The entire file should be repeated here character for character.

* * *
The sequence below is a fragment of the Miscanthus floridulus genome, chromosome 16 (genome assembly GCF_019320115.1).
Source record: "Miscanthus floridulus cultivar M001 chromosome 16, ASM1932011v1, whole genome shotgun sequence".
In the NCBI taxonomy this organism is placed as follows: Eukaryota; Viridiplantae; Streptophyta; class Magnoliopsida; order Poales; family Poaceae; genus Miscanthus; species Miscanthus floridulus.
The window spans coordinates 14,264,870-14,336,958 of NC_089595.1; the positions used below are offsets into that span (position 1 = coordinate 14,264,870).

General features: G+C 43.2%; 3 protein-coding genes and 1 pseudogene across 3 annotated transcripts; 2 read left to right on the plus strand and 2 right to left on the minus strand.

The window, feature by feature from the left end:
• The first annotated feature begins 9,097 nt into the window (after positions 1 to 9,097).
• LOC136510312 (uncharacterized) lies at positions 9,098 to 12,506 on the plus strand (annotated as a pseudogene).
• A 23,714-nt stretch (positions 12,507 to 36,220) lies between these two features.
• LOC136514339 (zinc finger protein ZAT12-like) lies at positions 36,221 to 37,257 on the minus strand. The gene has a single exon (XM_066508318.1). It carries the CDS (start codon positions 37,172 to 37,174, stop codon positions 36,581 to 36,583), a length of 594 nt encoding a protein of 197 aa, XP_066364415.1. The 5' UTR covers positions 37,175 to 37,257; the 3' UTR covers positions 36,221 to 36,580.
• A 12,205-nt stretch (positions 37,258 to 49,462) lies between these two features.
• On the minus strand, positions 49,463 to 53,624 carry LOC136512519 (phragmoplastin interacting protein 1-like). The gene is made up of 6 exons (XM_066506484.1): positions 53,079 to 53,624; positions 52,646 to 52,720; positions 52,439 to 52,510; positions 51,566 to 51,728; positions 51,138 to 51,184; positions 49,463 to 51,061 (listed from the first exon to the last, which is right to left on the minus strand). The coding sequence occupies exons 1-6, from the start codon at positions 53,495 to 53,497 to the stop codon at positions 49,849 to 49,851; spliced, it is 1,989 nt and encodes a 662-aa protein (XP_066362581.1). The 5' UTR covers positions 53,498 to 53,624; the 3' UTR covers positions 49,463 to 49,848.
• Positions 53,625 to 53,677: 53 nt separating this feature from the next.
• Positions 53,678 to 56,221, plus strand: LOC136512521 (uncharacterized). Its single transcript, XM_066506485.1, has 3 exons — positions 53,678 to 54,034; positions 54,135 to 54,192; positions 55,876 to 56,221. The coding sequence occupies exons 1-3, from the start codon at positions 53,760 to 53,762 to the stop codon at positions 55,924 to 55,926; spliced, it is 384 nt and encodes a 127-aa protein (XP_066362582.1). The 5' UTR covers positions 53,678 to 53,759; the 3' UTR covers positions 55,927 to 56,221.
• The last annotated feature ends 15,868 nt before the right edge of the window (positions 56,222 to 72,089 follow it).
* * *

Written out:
The sequence below is a fragment of the Miscanthus floridulus genome, chromosome 16 (genome assembly GCF_019320115.1).
Source record: "Miscanthus floridulus cultivar M001 chromosome 16, ASM1932011v1, whole genome shotgun sequence".
In the NCBI taxonomy this organism is placed as follows: Eukaryota; Viridiplantae; Streptophyta; class Magnoliopsida; order Poales; family Poaceae; genus Miscanthus; species Miscanthus floridulus.
The window spans coordinates 14,264,870-14,336,958 of NC_089595.1; the positions used below are offsets into that span (position 1 = coordinate 14,264,870).

General features: G+C 43.2%; 3 protein-coding genes and 1 pseudogene across 3 annotated transcripts; 2 read left to right on the plus strand and 2 right to left on the minus strand.

The window, feature by feature from the left end:
• The first annotated feature begins 9,097 nt into the window (after positions 1 to 9,097).
• LOC136510312 (uncharacterized) lies at positions 9,098 to 12,506 on the plus strand (annotated as a pseudogene).
• A 23,714-nt stretch (positions 12,507 to 36,220) lies between these two features.
• LOC136514339 (zinc finger protein ZAT12-like) lies at positions 36,221 to 37,257 on the minus strand. The gene has a single exon (XM_066508318.1). It carries the CDS (start codon positions 37,172 to 37,174, stop codon positions 36,581 to 36,583), a length of 594 nt encoding a protein of 197 aa, XP_066364415.1. The 5' UTR covers positions 37,175 to 37,257; the 3' UTR covers positions 36,221 to 36,580.
• A 12,205-nt stretch (positions 37,258 to 49,462) lies between these two features.
• On the minus strand, positions 49,463 to 53,624 carry LOC136512519 (phragmoplastin interacting protein 1-like). The gene is made up of 6 exons (XM_066506484.1): positions 53,079 to 53,624; positions 52,646 to 52,720; positions 52,439 to 52,510; positions 51,566 to 51,728; positions 51,138 to 51,184; positions 49,463 to 51,061 (listed from the first exon to the last, which is right to left on the minus strand). The coding sequence occupies exons 1-6, from the start codon at positions 53,495 to 53,497 to the stop codon at positions 49,849 to 49,851; spliced, it is 1,989 nt and encodes a 662-aa protein (XP_066362581.1). The 5' UTR covers positions 53,498 to 53,624; the 3' UTR covers positions 49,463 to 49,848.
• Positions 53,625 to 53,677: 53 nt separating this feature from the next.
• Positions 53,678 to 56,221, plus strand: LOC136512521 (uncharacterized). Its single transcript, XM_066506485.1, has 3 exons — positions 53,678 to 54,034; positions 54,135 to 54,192; positions 55,876 to 56,221. The coding sequence occupies exons 1-3, from the start codon at positions 53,760 to 53,762 to the stop codon at positions 55,924 to 55,926; spliced, it is 384 nt and encodes a 127-aa protein (XP_066362582.1). The 5' UTR covers positions 53,678 to 53,759; the 3' UTR covers positions 55,927 to 56,221.
• The last annotated feature ends 15,868 nt before the right edge of the window (positions 56,222 to 72,089 follow it).